Sator – Film Review
Director: Jordan Graham
Cast: Michael Daniel, Rachel Johnson, Aurora Lowe
by @Roger Crow
Horror fans of a certain age will recall seeing The Blair Witch Project for the first time. Rather aptly my mate gave me a copy he bought in some random overseas market, and given the nature of the material, that found footage shocker remains the gold standard of the genre.
The more cash spent on the sequels, the less effective they were. It was a raw, visceral experience which proved that a tiny budget and a sleep-deprived cast could produce a blockbuster more lucrative than many tentpole movies. In the decades since nobody has come close to matching that sense of terror, though full marks to Jordan Graham for his slow burning chiller.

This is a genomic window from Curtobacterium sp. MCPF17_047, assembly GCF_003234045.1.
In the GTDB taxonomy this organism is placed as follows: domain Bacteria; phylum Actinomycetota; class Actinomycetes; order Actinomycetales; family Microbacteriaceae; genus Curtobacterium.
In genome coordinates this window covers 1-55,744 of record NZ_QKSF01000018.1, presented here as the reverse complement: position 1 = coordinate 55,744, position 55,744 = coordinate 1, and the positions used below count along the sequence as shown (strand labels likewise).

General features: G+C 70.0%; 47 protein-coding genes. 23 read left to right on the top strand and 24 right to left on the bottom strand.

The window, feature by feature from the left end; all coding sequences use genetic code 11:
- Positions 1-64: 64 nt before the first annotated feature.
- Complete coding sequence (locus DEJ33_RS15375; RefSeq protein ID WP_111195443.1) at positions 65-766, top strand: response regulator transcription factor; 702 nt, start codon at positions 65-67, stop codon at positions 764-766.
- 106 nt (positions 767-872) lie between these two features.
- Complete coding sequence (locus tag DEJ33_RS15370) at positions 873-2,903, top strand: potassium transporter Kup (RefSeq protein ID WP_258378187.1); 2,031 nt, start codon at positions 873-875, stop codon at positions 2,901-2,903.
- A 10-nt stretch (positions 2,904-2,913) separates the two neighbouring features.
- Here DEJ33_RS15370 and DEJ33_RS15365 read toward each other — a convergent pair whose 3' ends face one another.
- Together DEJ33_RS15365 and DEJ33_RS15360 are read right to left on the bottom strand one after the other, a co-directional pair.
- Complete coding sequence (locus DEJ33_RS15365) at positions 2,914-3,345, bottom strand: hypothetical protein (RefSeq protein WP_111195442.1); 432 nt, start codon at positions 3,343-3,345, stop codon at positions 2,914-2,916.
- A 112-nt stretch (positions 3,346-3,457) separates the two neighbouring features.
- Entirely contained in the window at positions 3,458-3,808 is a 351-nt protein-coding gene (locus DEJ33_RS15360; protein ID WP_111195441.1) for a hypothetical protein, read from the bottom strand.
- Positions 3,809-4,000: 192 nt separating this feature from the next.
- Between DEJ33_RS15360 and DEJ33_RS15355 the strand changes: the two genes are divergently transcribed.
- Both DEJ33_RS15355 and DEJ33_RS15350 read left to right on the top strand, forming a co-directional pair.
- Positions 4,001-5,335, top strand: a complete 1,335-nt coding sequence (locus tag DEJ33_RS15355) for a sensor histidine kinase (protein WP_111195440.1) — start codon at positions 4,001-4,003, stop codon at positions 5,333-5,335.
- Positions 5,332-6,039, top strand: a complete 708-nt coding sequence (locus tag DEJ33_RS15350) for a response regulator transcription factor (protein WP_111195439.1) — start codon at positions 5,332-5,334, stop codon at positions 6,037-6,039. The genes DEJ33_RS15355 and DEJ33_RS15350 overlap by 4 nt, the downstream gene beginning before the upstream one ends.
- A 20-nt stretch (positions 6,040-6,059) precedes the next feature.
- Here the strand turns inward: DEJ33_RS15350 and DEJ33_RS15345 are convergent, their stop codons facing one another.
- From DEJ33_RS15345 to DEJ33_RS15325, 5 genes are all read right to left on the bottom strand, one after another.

It’s set in a desolate forest, where a broken family is being observed by Sator – a supernatural entity who is attempting to claim them.
Some have compared it to The Witch and Hereditary, and the making of is perhaps more interesting than the film itself.
“Flashes of brilliance”
In the summer of 1968, Jordan’s grandmother ‘conjured up a supernatural entity’ known as ‘Sator’, whose torment eventually sent her to a psychiatric hospital.
Jordan cast her in an improvisational cameo while he was using her house for filming. Apparently while the camera was rolling, she shared her experiences with automatic writing and all the voices in her head.
It helped that she’d written a thousand-page journal documenting every day with him for three months.
Fair play to Jordan for getting the movie made. There are flashes of brilliance here, including a great, haunting image in the first few minutes, and some inspired opening titles. Yes, there are plenty of rookie mistakes, including handwritten titles which are pretty indecipherable. And every person on this offering deserves to be recognised. A nice simple Helevetica next time Jordan.
Good effort though.